The world at a glance
‘Germans only’ charity:
A food bank in the city of Essen sparked a national debate about xenophobia when it started requiring all new applicants to show a German passport to receive free groceries. The charity Essener Tafel—which serves some 16,000 poor people in the area—said it instituted the rule because it had been giving more than 75 percent of its food to migrants, and elderly Germans had become afraid to show up for their boxes. Vandals promptly spray-painted “Nazis” on its vans, and German politicians criticized the policy. “I hope they can find good solutions that do not exclude groups,” Chancellor Angela Merkel said this week. The number of senior citizens on food assistance in Germany has doubled over the past decade, partly because of a 2005 reform that reduced state benefits.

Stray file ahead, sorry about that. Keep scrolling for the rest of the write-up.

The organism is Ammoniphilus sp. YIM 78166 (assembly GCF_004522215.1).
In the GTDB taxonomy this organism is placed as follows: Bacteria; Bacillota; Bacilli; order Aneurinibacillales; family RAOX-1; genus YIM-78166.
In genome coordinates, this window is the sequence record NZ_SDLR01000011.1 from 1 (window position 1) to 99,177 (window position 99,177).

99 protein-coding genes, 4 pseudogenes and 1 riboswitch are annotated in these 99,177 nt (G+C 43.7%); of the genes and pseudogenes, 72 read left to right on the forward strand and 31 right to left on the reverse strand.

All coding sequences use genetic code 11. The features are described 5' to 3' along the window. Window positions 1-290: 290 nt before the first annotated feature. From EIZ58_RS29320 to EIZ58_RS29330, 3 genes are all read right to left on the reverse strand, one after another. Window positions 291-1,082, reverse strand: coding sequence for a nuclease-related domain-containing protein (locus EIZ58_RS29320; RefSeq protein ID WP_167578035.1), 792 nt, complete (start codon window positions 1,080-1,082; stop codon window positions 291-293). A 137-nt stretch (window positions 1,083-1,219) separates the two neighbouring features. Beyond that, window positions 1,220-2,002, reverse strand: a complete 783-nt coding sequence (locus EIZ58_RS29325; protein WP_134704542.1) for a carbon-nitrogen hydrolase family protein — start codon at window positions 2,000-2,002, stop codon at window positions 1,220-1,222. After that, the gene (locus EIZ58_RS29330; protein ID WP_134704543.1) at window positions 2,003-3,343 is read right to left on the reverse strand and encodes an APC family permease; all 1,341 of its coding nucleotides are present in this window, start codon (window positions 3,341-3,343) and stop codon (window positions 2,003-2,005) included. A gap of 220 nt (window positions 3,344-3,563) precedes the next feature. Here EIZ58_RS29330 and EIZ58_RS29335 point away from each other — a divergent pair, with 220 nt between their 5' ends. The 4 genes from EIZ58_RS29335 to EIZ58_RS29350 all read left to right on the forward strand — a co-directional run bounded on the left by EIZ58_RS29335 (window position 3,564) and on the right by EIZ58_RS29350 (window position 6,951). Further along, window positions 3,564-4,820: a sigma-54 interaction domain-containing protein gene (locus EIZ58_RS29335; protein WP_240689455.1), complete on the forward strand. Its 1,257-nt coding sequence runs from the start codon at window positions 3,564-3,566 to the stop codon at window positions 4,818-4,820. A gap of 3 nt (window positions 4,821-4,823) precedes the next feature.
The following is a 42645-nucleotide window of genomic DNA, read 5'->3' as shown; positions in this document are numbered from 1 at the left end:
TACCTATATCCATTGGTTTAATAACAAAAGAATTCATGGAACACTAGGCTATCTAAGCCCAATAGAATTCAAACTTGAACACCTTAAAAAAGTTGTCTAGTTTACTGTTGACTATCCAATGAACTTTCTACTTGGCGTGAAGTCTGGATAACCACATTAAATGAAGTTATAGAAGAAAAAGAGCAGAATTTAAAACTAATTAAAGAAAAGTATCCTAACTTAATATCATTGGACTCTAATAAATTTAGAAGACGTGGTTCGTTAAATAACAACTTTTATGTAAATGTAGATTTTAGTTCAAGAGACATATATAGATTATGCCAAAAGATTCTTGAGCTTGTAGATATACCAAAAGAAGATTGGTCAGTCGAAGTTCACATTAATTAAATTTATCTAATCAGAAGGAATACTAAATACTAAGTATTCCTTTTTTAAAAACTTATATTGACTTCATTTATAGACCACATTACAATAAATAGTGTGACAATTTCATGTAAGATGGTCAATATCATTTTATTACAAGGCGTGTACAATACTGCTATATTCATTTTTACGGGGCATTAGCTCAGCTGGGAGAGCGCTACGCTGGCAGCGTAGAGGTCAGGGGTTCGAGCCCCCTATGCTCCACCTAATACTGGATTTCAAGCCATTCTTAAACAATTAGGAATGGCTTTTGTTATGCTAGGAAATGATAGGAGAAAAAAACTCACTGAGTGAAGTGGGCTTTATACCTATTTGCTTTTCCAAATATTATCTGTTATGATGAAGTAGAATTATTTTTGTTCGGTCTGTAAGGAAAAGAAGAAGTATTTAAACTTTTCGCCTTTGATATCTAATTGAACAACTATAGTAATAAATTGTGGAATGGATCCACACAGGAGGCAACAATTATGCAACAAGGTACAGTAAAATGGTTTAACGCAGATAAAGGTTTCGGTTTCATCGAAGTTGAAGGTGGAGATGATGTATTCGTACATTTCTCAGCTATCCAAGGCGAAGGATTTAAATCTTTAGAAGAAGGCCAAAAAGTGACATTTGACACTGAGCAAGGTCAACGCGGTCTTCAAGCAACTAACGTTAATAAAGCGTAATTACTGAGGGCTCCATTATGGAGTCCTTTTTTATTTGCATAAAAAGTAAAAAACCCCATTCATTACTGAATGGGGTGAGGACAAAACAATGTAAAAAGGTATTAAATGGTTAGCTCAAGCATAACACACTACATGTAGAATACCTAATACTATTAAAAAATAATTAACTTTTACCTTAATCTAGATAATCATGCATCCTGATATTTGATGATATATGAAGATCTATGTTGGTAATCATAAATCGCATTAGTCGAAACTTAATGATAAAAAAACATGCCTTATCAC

No trip to D.C.:
Mexican President Enrique Peña Nieto has scrapped a tentative plan to meet with President Trump in Washington, after a phone call between the two this week ended in acrimony. During the 50-minute call, Trump said he would not back off his campaign promise that Mexico would pay for his proposed border wall, The Washington Post reported, and Peña Nieto won’t meet him until that issue is settled. Mexico has a presidential election in July, and while Peña Nieto can’t run again, he doesn’t want his PRI party to be painted as weak in the face of Trump’s anti-Mexican rhetoric. Trump’s attitude toward Mexico is “personal, driven by motivations and triggers,” said former Mexican diplomat Arturo Sarukhan. “It could end up with the U.S. asking itself, ‘Who lost Mexico?’”
Kicking out Trump?